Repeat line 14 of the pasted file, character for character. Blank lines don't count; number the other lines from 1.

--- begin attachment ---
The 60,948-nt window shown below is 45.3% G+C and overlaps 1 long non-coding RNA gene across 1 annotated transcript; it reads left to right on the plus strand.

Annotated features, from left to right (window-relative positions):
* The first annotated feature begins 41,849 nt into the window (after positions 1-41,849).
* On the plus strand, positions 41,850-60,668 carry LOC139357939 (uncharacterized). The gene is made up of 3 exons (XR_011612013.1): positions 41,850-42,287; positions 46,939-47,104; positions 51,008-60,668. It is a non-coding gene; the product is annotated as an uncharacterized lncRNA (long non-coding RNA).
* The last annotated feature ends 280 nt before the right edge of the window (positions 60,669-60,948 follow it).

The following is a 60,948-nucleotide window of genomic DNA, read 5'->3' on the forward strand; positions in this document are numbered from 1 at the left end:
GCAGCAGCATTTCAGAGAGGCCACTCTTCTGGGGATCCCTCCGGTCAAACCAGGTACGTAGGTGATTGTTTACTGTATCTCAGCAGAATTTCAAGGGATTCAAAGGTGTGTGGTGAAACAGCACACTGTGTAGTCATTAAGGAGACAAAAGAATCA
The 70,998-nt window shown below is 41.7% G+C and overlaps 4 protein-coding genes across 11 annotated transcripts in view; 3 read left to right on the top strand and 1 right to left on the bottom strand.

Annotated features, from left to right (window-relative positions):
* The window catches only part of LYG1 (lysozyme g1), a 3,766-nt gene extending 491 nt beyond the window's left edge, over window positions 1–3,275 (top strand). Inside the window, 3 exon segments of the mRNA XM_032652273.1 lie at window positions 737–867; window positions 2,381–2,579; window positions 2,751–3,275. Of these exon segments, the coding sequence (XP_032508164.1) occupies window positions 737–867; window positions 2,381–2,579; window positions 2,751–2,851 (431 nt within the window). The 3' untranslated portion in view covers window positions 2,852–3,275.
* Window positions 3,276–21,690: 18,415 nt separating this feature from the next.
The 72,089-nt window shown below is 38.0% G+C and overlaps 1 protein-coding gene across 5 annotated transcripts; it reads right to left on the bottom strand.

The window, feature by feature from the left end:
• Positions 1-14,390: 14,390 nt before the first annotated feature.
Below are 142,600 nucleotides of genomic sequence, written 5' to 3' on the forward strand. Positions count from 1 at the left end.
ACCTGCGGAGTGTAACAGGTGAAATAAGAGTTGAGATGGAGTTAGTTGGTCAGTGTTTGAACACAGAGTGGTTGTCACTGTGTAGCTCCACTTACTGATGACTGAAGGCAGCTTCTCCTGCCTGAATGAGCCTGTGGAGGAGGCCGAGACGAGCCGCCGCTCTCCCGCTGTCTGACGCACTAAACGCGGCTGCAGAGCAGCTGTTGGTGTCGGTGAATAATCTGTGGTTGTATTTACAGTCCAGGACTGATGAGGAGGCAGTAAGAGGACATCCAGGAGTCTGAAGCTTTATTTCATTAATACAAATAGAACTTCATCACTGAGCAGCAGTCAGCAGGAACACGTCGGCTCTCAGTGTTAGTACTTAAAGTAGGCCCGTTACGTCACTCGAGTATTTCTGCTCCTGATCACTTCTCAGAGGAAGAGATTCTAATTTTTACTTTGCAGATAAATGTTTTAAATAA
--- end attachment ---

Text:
• Positions 1-14,390: 14,390 nt before the first annotated feature.